"The thing that doesn't make sense to me is how do we all have the same false memory. It can't be explained," someone inquires.

By the way, there is no movie from the 90s called Shazaam but there is a movie by the same name minus an "a" that was released in 2019 with a different actor and different premise. But that won't stop people being fully committed to believing Sinbad once played a genie and is simply playing a long running prank on a whole demographic of people.

This could be the guest house.

Inequality has gotten worse than you think.

An investigation by former "Daily Show" correspondent Hasan Minhaj is still perfectly apt and shows that the problem isn't just your classic case of "the rich get richer and the poor get poorer."

Keep ReadingShow less
Kevin Parry / Twitter

Toronto-based animator and video wizard Kevin Parry has gone mega-viral for his mind-boggling collection of videos where he turns himself into random objects.

In a series of quick clips he changes into everything from a pumpkin to a bright yellow banana and in most of the videos, he appears to suffer a ridiculous death. The videos combine studio trickery with a magician's flair.

Keep ReadingShow less
Pop Culture

A brave fan asks Patrick Stewart a question he doesn't usually get and is given a beautiful answer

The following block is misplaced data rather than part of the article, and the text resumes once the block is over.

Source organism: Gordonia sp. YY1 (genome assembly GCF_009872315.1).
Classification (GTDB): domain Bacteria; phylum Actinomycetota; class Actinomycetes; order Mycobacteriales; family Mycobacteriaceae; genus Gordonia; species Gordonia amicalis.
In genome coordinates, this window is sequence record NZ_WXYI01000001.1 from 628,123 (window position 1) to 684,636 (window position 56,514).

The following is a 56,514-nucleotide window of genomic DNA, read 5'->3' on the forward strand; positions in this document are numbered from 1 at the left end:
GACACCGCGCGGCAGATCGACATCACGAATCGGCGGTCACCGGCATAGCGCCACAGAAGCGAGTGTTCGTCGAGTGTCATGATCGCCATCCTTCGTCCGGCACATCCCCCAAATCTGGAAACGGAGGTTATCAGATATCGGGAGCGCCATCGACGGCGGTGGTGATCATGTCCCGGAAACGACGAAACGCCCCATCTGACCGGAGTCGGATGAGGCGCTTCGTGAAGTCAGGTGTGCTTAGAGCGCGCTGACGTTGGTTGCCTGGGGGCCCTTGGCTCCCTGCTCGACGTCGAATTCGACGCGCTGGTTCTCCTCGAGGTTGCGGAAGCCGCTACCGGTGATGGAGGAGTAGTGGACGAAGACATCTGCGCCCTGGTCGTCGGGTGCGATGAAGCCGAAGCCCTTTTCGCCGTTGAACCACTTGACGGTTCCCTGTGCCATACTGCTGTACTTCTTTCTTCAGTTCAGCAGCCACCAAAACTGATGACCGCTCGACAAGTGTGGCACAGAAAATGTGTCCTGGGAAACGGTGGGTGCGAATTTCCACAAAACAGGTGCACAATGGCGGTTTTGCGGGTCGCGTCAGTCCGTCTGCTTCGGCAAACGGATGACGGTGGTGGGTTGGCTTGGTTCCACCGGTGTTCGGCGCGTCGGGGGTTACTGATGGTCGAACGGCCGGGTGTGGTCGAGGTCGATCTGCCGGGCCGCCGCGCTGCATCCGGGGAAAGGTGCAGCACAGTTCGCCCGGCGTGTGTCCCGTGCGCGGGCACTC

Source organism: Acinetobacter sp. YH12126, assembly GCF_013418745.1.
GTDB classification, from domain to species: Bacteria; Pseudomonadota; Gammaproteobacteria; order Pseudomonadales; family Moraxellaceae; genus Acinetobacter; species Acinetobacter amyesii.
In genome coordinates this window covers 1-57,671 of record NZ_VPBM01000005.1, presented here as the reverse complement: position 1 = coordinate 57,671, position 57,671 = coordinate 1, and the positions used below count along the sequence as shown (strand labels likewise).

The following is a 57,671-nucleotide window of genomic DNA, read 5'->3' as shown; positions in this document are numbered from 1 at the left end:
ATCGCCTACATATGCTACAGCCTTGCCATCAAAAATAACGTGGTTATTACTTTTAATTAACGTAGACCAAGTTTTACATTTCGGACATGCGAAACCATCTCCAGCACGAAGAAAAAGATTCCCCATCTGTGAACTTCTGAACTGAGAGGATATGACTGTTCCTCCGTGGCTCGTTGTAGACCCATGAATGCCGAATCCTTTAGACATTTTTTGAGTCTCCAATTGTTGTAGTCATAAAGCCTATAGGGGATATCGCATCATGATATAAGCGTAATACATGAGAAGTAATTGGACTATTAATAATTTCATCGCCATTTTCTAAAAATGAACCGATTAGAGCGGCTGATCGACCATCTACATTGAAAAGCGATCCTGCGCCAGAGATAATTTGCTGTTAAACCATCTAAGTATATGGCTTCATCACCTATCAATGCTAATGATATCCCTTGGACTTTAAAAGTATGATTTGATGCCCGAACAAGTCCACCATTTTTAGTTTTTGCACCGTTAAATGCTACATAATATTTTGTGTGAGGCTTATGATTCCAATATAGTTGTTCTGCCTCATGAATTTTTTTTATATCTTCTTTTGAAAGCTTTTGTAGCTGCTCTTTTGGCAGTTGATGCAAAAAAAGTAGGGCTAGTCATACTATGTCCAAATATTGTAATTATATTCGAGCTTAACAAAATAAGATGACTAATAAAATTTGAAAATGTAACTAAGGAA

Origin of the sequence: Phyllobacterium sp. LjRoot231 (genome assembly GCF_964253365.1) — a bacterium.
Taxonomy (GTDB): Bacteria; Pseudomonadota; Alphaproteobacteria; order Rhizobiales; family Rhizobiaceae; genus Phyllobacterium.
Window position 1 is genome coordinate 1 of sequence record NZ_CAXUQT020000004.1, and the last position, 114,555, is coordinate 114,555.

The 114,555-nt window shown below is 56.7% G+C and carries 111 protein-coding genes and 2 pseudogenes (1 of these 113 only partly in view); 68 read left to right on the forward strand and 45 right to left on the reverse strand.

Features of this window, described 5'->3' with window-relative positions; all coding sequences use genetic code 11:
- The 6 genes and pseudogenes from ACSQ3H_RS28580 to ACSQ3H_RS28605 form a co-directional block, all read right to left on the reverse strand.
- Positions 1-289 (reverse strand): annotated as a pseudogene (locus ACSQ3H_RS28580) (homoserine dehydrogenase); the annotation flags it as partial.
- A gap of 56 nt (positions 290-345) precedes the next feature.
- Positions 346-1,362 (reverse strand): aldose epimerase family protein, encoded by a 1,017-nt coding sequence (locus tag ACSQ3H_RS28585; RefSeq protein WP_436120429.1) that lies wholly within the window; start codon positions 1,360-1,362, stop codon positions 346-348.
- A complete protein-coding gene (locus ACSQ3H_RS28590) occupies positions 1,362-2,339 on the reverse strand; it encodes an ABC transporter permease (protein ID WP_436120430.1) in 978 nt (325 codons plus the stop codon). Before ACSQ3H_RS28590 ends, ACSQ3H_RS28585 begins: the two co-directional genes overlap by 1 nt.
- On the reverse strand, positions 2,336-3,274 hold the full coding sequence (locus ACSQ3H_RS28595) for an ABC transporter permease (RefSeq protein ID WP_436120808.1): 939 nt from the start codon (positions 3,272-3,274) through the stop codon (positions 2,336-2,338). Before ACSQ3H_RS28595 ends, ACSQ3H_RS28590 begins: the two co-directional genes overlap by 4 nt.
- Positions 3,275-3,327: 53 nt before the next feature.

Patrick Stewart often talks about his childhood and the torment his father put him and his mother through.

Patrick Stewart often talks about his childhood and the torment his father put him and his mother through. However, how he answered this vulnerable and brave fan's question is one of the most eloquent, passionate responses about domestic violence I've ever seen.

Keep ReadingShow less

A map of the United States post land-ice melt.

Land ice: We got a lot of it.

Considering the two largest ice sheets on earth — the one on Antarctica and the one on Greenland — extend more than 6 million square miles combined ... yeah, we're talkin' a lot of ice.

But what if it was all just ... gone? Not like gone gone, but melted?

Keep ReadingShow less
OriginalAll photos belong to Red Méthot, who gave me permission to share them here.

Chloé was born at 32 weeks.

Every single day, babies across the world are born prematurely, which means that they're born before 37 weeks of gestation.

In Canada, about 29,000 infants are born prematurely each year, roughly 1 in every 13. But in the United States, around 400,000 to 500,000 are born early. That's about 1 in every 8 to 10 babies born in the U.S.!

Red Méthot, a Canadian photographer and student, decided to capture the resilience of many of these kids for a school photography project.

Keep ReadingShow less

Teacher tries to simulate a dictatorship in her classroom, but the students crushed her

"I’ve done this experiment numerous times, and each year I have similar results. This year, however, was different."

Each year that I teach the book "1984" I turn my classroom into a totalitarian regime under the guise of the "common good."

I run a simulation in which I become a dictator. I tell my students that in order to battle "Senioritis," the teachers and admin have adapted an evidence-based strategy, a strategy that has "been implemented in many schools throughout the country and has had immense success." I hang posters with motivational quotes and falsified statistics, and provide a false narrative for the problem that is "Senioritis."

Keep ReadingShow less